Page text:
MANAGEMENT

Fauna fears in Rio Tinto plans

RIO Tinto is pushing ahead with a plan to expand Mesa J operations to develop the Mesa H deposit despite admitting the proposal may kill indeterminate numbers of endangered Northern Quoll’s, Australian Painted Snipe’s and Northern Marsupial Mole’s as well as vulnerable species such as the Pilbara Leaf-nosed Bat, the Pilbara Olive Python and the Ghost Bat.

Karma Barndon
The endangered Northern Quoll.

The endangered Northern Quoll.

Rio Tinto joint venture Robe River Iron Associates’ has asked Western Australia’s Environmental Protection Authority for permission to develop the Mesa H deposit in order to sustain its iron ore production operations within the Robe Valley in the western Pilbara region.

Under the proposal Rio Tinto intends to disturb an additional 2200 hectares to develop, above and below the water table, a number of open cut iron ore pits and associated water management infrastructure adjacent to the existing Mesa J mine, which is approved and operates under a Ministerial Statement.

The ore will be extracted with conventional drill and blast and load and haul open cut mining methods as per the adjacent Mesa J operations.

Under the EPA’s Statement of Environmental Principles there are six key environmental factors relevant to the proposal: flora and vegetation; terrestrial fauna; subterranean fauna; hydrological processes; inland waters environmental quality; and social surroundings.

Factors that could affect flora and vegetation values include the clearing of vegetation in mining and infrastructure development areas including vegetation communities of local significance and priority flora species; vehicle and earth movements spreading existing weeds and/or introducing new weeds; and transportation increasing dust emissions and causing localised stress of adjacent vegetation.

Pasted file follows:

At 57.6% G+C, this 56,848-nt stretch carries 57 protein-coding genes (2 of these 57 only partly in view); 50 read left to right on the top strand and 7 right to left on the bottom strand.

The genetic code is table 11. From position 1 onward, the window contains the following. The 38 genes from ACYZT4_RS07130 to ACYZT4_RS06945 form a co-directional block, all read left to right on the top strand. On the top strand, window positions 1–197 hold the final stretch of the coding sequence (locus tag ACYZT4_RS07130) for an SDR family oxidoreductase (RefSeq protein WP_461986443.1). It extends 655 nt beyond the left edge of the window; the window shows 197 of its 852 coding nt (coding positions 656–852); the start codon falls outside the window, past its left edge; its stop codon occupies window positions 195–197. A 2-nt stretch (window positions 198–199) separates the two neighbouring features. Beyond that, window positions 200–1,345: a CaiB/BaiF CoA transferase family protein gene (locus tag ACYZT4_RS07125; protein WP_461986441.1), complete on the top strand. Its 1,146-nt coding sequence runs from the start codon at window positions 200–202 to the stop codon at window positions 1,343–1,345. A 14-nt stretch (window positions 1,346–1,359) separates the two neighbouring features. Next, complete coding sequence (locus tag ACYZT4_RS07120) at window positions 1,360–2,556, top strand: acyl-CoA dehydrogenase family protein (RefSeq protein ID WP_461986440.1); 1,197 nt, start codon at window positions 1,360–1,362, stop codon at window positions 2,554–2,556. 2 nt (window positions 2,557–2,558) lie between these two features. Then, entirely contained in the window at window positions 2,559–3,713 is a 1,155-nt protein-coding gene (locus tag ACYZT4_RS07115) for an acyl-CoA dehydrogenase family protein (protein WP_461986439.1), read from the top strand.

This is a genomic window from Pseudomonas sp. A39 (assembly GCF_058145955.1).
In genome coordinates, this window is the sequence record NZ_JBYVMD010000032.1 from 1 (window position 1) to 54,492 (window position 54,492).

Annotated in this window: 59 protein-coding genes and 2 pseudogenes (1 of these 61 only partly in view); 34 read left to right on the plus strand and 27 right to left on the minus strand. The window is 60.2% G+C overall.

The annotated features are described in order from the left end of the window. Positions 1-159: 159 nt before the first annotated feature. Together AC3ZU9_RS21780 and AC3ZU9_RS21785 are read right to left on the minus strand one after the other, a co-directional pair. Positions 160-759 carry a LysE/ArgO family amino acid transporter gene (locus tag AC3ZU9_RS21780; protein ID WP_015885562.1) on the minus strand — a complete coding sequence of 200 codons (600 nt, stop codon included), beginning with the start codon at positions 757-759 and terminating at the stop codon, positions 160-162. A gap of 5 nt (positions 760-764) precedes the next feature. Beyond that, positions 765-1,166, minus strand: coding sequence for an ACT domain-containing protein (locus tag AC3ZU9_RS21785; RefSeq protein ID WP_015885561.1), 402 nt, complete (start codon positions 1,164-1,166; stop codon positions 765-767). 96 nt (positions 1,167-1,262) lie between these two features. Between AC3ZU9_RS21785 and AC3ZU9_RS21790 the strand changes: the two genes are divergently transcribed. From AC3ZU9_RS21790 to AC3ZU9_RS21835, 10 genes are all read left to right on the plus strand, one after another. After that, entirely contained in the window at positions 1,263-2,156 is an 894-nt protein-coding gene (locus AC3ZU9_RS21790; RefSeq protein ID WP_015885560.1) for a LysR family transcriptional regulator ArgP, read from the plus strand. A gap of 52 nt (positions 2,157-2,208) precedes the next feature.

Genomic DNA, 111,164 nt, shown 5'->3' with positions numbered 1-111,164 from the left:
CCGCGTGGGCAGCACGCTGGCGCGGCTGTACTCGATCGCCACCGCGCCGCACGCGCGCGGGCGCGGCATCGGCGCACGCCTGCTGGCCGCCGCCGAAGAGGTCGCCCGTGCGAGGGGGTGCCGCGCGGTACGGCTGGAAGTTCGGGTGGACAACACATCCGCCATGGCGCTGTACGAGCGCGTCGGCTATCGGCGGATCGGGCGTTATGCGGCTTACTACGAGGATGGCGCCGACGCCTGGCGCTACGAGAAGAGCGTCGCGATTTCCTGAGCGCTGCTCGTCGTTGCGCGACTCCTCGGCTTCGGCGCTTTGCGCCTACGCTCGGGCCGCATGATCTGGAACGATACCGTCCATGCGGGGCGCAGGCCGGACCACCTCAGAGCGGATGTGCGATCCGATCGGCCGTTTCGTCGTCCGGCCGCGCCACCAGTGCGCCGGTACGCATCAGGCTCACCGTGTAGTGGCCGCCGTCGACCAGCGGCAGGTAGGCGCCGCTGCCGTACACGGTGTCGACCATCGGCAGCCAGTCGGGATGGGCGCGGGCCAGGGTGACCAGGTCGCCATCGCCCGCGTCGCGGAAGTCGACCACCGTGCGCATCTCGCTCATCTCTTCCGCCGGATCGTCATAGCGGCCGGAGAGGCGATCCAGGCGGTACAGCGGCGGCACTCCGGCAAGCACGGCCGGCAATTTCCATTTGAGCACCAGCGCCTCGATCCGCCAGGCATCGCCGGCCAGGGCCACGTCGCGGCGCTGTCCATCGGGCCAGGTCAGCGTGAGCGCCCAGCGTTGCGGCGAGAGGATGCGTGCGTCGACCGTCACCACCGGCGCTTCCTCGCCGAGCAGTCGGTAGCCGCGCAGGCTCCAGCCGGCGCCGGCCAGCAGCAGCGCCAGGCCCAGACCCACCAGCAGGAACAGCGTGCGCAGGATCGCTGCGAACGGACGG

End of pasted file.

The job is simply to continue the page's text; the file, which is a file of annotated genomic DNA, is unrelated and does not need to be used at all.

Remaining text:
However, according to Rio Tinto, no environmentally sensitive areas or declared rare flora will be affected by the proposal as none have been recorded in the development envelope, and considers the proposal is likely to meet the EPA objective for flora and vegetation.

In regards to terrestrial and subterranean fauna, Rio Tinto states in the proposal that clearing vegetation will directly disturb fauna habitat and may result in the loss of individuals.

Within the development envelope seven broad fauna habitat types are recorded, with three habitats considered important sites of refuge for conservation listed fauna.

There were 169 vertebrate fauna species recorded within the envelope, including two amphibian, 55 reptile, 85 bird and 27 mammal species; and eight conservation listed fauna species.

These are the Pilbara Olive Python; the Northern Quoll; the Pilbara Leaf-nosed Bat; the Ghost Bat; the Rainbow Bee-eater; the Eastern Great Egret; the Lined Soil-crevice Skink; and the Western Pebble-mound Mouse.

Four of these – the Pilbara Olive Python, Northern Quoll. Ghost Bat and Pilbara Leaf-nosed Bat – are classified under the Environment Protection and Biodiversity Act 1999 as national environmentally significant species.

Additionally, the Parks and Wildlife department recommended additional Ghost Bat work was needed, given the creature’s recent inclusion on the Environment Protection Biodiversity Conservation list of nationally threatened species, and requested more information on roosts of the Pilbara Leaf-nose Bat.

Listed factors that could affect terrestrial and subterranean fauna values and possibly result in the loss of individuals include vibrations from vehicles; noise and dust from mining and ore transportation; vehicle movements; groundwater extraction;  surplus water discharge; and surface water diversions. 

Despite all of those, Rio Tinto considers its proposal will still meet the EPA objectives for fauna.

The project footprint will also directly impact multiple archaeological sites in the region including a number of mythological locations and some named pools along the Robe River.

Mesa landforms, which are used as landmarks by native title claimants the Kuruma Marthudunera people when travelling though the countryside, could also be disturbed, although Rio Tinto has pledged to avoid such sites where practicable and seek approval under the Aboriginal Heritage Act 1972 if disturbance cannot be avoided.

Under Rio Tinto’s current schedule for Mesa H, construction is slated to begin in the fourth quarter of 2018, once internal and external approvals are attained.

The proposal is open for a seven-day consultation period for submissions by interested parties or individuals on whether or not the EPA should assess the proposal and, if so, on what terms.

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